Amicus Brief

Dobson and Brogno v City of Ann Arbor

Case Year: 2005
Case Forum: Michigan Court of Appeals
Keywords: cable, franchise fees, right of way, rights of way, Bolt
Amicus Counsel:

William J. Danhof (P24169) | Don M. Schmidt (P20005) | Jeffrey S. Aronoff (P67538) | Miller, Canfield, Paddock and Stone P.L.C. | 150 West Jefferson Suite 2500 | Detroit, MI 48226 | 313-963-6420

CoAmicus Parties:

1. State Bar of Michigan Public Corporation Law Section (PCLS)
2. Michigan Townships Association (MTA)


This case will help determine whether the scope of Section 31 of the Headlee Amendment, Const 1963, art 9, § 31″ will
remain true to its original intent, or whether it will be expanded to a realm that may lead to absurd results while threatening vital municipal revenues generated from proprietary enterprises
that fall outside the purview of the traditional “user fee” versus “tax” debate sparked by Bolt v City of Lansing, 459 Mich 152; 587 NW2d 264 (1998). In this case, the court below granted summary disposition for the Defendant City of Ann
Arbor based principally on the conclusion that the Plaintiffs do not have standing because the City does not impose the fees on the Plaintiffs, but rather on private companies who have chosen to do business with the City and are willing to negotiate and pay consideration for rental of the right-of-way for that business. The circuit court opinion properly characterizes the Plaintiffs’ reliance on Bolt as misplaced. The court’s opinion notes that Bolt involved user fees, imposed directly upon the users pursuant to ordinance. The charges at issue in this case are franchise fees, pursuant to contract, for which only the cable companies are ultimately responsible. The circuit court properly observed that in this case “there is no fee legislatively imposed directly on the cable user.”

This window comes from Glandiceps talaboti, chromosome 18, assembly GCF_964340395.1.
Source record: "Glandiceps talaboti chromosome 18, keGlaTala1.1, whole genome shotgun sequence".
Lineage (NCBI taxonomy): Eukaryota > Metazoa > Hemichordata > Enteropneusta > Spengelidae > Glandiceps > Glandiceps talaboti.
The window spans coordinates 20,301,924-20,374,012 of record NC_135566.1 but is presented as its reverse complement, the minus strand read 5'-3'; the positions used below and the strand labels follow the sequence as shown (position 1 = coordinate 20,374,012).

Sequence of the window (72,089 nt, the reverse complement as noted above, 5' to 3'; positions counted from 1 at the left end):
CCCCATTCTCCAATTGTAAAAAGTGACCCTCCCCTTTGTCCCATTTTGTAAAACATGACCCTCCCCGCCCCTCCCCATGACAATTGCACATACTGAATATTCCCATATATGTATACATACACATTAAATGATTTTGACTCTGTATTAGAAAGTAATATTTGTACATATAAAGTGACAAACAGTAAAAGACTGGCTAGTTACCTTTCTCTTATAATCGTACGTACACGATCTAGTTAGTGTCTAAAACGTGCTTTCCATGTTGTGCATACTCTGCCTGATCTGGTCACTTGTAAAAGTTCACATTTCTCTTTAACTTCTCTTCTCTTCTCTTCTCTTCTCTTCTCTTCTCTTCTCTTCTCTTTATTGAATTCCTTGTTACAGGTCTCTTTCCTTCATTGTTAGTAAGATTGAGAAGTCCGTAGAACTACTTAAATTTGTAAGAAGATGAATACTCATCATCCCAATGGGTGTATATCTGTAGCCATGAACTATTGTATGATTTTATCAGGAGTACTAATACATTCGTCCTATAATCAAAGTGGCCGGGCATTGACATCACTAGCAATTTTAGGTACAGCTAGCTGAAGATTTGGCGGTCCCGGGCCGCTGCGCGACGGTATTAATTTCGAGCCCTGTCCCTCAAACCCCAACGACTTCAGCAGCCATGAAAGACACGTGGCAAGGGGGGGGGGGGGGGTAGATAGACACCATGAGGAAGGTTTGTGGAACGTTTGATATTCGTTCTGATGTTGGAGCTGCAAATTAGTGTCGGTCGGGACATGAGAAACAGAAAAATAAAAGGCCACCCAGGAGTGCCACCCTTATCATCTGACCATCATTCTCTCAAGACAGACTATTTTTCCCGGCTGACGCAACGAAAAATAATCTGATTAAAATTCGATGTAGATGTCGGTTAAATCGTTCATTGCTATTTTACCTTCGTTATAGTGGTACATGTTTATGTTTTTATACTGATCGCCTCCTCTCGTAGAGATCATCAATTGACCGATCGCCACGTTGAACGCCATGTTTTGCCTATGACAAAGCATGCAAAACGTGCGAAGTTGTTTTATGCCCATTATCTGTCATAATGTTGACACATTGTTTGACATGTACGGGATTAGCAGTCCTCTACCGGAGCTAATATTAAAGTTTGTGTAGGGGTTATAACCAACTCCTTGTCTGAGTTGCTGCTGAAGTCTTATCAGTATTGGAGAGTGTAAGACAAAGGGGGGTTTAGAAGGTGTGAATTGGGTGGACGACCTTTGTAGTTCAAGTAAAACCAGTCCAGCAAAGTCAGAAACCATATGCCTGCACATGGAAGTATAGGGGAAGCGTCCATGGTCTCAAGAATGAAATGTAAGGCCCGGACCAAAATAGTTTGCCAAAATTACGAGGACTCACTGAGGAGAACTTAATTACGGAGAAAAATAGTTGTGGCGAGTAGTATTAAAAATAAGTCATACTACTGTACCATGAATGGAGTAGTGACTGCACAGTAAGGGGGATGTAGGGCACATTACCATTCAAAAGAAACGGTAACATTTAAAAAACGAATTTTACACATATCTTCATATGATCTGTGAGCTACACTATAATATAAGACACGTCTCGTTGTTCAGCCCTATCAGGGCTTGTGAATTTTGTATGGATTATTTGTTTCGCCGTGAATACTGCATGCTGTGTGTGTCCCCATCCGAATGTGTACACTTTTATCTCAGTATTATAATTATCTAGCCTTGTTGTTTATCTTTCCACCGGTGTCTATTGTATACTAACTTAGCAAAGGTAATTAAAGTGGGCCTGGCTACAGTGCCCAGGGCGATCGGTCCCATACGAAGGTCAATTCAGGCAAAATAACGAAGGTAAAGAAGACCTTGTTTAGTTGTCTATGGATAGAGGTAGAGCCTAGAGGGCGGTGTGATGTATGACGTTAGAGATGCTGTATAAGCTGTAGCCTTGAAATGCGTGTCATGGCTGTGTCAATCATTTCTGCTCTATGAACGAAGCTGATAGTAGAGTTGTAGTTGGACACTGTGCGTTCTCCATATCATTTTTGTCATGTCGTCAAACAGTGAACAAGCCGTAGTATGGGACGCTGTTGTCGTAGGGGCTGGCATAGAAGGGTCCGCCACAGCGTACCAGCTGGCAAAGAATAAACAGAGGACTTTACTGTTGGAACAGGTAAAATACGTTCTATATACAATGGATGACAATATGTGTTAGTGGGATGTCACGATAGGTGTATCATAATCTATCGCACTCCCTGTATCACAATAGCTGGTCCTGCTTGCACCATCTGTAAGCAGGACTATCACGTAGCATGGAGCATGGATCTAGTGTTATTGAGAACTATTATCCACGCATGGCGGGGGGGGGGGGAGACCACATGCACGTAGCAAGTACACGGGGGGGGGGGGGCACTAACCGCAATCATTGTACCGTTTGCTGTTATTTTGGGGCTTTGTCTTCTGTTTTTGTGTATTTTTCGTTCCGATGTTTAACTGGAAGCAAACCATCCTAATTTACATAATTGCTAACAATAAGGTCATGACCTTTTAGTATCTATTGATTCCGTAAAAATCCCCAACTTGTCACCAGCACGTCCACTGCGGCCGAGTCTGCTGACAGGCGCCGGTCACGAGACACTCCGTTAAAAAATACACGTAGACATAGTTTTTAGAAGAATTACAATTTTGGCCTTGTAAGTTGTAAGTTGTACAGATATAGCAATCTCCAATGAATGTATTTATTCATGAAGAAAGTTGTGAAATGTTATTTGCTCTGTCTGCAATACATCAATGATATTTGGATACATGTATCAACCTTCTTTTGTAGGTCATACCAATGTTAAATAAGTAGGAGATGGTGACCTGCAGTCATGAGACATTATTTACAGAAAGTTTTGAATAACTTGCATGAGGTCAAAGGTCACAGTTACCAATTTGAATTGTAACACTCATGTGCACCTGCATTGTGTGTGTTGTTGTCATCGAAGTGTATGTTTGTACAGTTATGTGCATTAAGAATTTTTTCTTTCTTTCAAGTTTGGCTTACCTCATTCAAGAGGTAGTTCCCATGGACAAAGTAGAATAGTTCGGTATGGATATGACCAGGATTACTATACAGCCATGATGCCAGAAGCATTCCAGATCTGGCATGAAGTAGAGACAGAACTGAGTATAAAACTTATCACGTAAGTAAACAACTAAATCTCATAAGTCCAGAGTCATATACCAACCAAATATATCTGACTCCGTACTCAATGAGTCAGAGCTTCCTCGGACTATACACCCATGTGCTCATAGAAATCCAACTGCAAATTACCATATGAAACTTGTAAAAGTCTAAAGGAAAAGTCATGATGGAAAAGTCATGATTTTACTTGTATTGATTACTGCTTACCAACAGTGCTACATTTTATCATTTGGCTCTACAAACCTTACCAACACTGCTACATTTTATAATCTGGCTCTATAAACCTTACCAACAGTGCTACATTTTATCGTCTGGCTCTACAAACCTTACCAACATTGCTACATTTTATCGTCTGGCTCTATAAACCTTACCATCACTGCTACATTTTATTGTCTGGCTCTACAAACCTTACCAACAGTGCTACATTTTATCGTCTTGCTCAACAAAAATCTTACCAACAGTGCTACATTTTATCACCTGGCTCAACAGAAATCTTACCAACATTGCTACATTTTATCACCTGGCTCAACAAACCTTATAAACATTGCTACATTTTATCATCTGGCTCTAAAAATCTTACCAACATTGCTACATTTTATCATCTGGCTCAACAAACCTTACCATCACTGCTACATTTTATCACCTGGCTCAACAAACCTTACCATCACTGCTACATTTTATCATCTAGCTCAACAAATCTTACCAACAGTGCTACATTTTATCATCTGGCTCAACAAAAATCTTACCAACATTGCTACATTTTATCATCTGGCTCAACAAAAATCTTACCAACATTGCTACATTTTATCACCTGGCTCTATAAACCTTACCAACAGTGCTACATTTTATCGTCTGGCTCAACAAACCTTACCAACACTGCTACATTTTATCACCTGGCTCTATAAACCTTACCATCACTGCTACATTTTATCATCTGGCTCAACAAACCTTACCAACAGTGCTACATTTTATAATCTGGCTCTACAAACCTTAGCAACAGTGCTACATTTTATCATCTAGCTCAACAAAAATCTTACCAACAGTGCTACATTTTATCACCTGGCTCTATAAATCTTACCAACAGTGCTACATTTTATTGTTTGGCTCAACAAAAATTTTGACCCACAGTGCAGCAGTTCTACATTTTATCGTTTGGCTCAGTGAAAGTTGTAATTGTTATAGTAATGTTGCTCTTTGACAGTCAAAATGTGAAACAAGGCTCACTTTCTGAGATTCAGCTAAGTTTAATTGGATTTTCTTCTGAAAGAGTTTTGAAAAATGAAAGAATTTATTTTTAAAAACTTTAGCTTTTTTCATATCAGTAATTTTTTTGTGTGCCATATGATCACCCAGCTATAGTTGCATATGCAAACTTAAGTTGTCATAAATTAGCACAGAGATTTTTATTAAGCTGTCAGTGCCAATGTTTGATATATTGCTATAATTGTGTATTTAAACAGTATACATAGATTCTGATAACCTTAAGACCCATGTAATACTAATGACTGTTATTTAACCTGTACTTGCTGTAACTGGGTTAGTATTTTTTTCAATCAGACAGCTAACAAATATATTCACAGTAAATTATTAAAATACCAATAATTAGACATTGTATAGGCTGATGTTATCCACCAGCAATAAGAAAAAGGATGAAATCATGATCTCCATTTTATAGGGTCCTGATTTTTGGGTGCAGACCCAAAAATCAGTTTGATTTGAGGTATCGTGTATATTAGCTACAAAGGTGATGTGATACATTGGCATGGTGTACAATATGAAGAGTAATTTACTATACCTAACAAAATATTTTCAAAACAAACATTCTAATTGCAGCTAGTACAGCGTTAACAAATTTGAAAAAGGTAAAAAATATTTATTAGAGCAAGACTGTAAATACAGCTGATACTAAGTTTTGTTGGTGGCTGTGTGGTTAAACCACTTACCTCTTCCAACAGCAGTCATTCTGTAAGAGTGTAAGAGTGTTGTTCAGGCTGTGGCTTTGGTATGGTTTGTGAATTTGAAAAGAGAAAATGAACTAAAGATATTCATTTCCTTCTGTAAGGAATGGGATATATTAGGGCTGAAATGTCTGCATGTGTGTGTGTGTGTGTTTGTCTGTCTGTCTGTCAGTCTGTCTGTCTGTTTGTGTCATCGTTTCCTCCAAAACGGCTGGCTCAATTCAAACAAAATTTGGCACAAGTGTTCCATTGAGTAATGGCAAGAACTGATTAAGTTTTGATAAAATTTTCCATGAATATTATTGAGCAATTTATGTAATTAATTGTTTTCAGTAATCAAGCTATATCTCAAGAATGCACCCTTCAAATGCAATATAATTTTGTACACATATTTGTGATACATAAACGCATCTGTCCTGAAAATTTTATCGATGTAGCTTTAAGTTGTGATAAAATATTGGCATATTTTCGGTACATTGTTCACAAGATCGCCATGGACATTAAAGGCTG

Court of Appeals:
Plaintiffs appeal by right the trial court’s order granting summary disposition in favor of defendant city of Ann Arbor pursuant to MCR 2.116(C)(5) and (C)(8). We affirm.

MSC requested LDF amicus brief? No

This case involves a dispute arising from the “franchise fee” charges included in plaintiffs’ Comcast cable bills. Plaintiffs assert that the portion of their bills designated as a “franchise fee” is in reality a tax levied by defendant on cable subscribers. Plaintiffs further allege that defendant levied this “tax” without voter approval and incorporated excess revenue into its general fund, in violation of the Headlee Amendment to the Michigan Constitution. Defendants contend that the franchise fee is paid by the cable provider, not the cable subscribers, and is not a tax. Plaintiff filed the instant suit on November 18, 2003, seeking to recover the excess “franchise fees” collected by defendant. The trial court granted summary disposition to defendant, finding that plaintiffs lacked standing to bring the claims alleged and failed to state a claim on which relief could be granted. Specifically, the trial court concluded that the franchise fee is not an impermissible tax under the Headlee Amendment.

Case Number: 2004-13
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